Net Combat
crashedprogram.jpg This page covers the way hacking worked from August 2009 to Early 2013. The hacking mechanics described here have been completely replaced by Novos. The Hacking page provides an overview of the current mechanics.

Net combat occurs when you encounter one or more hacking opponents by attempting to elevate your privileges on a given system.

In order to engage in Net combat (or, indeed, hacking generally) you must have something capable of running programs equipped and have at least 1 processor free.

Running programs gives you tools you may use to attack, defend, or perform special actions in Net combat. Programs may also provide bonuses like hardening or incognito.

Net combat takes place in rounds. If at least one participant deploys more than one tool in a given round of Net combat, the round will be further divided into "passes". Each pass is the amount of time sufficient to use one tool.

At the start of each round, a set of tools will be randomly selected from among those granted by the programs you are running. No tool will show up more than once in your draw for a given round, even if you have multiple programs running that grant it. If you do not have the efficient hacking skill, you will receive one tool for each free processor. With the skill, you will draw a number of tools equal to your 150% of your free processor, rounding up. In other words:

Free Processor Tools (Without Efficient Hacking) Tools (With Efficient Hacking)
1 1 2
2 2 3
3 3 5
4 4 6
5 5 8

Each tool has a memory size. No matter how many tools are in your draw at the start of a round, you may only use as many as your system's memory allows. Memory is normally replenished at the start of each combat round, but memory damaged by enemy attacks will not be regenerated.

The number in the image of each tool denotes its memory size, not its chain value. In Net combat you may use tools in any order you like. However, the order in which you deploy your tools is still important. Many tools can do bonus damage in combos with other tools, but you will generally receive this bonus damage only if one tool is use in the pass immediately following the other, with no intervening tools used. Also, defenses may block tools used in the following pass or even (in the case of Gatekeeper) for the remainder of the round once they are deployed. Finally, some offensive tools disrupt defenses played in the following round. Since all of these effects kick in on the pass following the one the tool that causes them is used, a tool used in the very first pass of a round cannot be blocked or disrupted.

Sometimes, you will encounter multiple opponents working together. You may only target one opponent in a given round, no matter how many tools you have available. By left-clicking on an opponent's portrait, you can choose which one to target each round (if you don't choose, the living opponent furthest to the left will be targeted). Your current target is indicated by a little black arrow below the targeted opponent. Almost all attacks target one opponent only, and similarly most defensive techniques will protect you only against the opponent you are targeting.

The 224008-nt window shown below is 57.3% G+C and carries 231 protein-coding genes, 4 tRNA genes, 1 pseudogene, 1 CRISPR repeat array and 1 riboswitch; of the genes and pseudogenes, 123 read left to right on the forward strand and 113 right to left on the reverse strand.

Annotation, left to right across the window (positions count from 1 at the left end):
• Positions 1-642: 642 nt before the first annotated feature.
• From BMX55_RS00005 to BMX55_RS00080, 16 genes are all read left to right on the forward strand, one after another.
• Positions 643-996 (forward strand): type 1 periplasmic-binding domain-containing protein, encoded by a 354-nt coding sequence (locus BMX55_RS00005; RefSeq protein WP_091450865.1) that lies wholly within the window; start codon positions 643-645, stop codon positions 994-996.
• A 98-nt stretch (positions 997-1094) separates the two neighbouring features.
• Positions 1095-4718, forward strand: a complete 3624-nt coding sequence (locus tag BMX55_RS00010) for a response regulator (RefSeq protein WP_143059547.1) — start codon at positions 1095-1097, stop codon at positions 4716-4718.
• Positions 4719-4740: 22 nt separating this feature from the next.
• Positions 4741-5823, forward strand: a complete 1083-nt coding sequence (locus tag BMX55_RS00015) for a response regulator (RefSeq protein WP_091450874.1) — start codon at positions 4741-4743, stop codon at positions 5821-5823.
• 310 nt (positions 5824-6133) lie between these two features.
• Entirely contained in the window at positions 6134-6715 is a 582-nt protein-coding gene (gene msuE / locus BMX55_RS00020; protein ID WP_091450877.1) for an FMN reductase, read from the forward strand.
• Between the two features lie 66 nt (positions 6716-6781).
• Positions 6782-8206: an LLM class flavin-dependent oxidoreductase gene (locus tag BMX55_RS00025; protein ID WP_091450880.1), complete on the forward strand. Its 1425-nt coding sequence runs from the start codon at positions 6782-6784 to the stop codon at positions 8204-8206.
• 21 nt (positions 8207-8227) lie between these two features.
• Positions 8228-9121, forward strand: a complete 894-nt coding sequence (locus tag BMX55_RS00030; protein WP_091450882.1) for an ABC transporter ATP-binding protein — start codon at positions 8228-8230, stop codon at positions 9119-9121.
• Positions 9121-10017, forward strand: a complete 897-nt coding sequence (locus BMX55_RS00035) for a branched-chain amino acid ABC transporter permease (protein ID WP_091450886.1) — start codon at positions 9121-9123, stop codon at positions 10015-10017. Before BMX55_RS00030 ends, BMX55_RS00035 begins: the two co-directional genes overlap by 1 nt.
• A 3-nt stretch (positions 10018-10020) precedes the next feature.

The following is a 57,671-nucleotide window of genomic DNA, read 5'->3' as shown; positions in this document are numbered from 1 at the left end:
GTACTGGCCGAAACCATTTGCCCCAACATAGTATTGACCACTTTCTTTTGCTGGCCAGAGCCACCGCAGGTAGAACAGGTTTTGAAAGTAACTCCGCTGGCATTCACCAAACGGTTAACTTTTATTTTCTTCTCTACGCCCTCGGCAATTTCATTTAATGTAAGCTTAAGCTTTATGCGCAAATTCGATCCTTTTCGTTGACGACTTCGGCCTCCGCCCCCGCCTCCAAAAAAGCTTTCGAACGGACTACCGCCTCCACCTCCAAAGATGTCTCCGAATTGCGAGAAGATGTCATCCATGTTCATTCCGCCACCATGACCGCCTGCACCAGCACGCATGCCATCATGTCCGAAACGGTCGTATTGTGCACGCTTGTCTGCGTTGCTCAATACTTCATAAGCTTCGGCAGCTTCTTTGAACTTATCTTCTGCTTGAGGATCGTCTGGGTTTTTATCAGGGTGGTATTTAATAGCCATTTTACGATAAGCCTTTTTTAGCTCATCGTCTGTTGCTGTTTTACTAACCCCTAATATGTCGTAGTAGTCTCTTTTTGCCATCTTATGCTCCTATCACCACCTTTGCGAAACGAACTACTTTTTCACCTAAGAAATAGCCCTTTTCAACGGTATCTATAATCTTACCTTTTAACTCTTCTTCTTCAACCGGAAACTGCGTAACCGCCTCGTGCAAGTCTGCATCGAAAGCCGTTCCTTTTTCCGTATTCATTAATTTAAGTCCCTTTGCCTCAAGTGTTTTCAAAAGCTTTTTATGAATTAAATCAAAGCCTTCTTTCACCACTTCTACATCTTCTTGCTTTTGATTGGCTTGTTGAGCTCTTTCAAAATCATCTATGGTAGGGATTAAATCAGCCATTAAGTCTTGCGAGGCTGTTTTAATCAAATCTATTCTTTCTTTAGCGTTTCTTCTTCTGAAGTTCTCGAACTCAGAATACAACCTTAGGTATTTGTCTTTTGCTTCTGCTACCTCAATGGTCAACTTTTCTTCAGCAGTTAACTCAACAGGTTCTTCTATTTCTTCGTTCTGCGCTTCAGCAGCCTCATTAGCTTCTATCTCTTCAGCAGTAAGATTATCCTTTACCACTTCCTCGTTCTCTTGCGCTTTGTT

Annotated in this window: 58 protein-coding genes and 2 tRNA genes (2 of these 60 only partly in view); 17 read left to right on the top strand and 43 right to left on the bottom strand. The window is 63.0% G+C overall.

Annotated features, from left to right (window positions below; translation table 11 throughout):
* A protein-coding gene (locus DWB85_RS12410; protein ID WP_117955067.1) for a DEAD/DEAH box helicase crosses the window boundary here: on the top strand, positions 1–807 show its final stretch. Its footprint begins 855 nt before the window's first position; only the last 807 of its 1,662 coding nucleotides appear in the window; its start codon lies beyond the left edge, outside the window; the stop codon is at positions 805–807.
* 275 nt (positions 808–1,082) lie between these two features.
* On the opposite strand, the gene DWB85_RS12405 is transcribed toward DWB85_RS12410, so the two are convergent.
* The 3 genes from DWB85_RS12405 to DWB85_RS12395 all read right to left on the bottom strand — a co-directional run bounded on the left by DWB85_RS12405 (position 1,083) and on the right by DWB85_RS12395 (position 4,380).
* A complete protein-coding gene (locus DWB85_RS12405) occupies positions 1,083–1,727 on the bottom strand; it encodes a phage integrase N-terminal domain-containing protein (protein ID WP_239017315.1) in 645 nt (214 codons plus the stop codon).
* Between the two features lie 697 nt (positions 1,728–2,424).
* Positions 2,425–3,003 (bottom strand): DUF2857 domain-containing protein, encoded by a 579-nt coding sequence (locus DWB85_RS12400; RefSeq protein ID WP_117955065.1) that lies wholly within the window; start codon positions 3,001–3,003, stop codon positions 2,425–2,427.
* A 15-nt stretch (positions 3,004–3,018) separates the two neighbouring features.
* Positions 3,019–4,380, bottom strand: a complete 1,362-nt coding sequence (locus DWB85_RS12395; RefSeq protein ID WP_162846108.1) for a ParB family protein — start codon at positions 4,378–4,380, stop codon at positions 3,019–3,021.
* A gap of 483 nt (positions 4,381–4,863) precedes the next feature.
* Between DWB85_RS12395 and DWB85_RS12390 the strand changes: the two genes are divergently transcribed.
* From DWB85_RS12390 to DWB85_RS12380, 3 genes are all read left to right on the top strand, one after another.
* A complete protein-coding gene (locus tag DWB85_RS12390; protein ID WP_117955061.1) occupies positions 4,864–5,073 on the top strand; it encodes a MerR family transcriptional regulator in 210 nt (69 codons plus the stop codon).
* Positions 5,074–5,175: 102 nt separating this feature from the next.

The first line of defense in Net combat is hardening. Even tools that target memory or processor must first eliminate hardening. (Exception: piercing attacks can bypass some hardening.) The Security Update tool is the only known way to regenerate hardening lost during a given Net combat. Having either memory or processor reduced to zero causes a combatant to crash and be eliminated from Net combat.

The damage tools do is determined by the following formula:

minimum damage = intensity
maximum damage = intensity + MIN(MAX(1, code finesse), intensity)

Or, to phrase it more clearly:

minimum damage = intensity
if (intensity = 1)
    maximum damage = 2
    maximum damage = intensity + MIN(code finesse, intensity)

That is to say 1 intensity attacks always do 1-2 damage, while higher intensity attacks do between intensity and double the intensity or code finesse whichever is lower.

Damage to hardening, memory, and processor only remains for the duration of a given fight. If you unplug and begin a new Net combat, you will begin with full hardening, memory, and processor; there is no need for resting to restore them between fights.

If you hacking a site that is part of the Viral network, the following message appears at the end of every round:

If you have full hardening or Antiviral Patching active:

Something hidden within the system scrabbles at your defenses, but can't find purchase.

If your hardening has been damaged:

Something hidden within the system scrabbles at your weakened defenses, dealing another 1 Hardening Damage.

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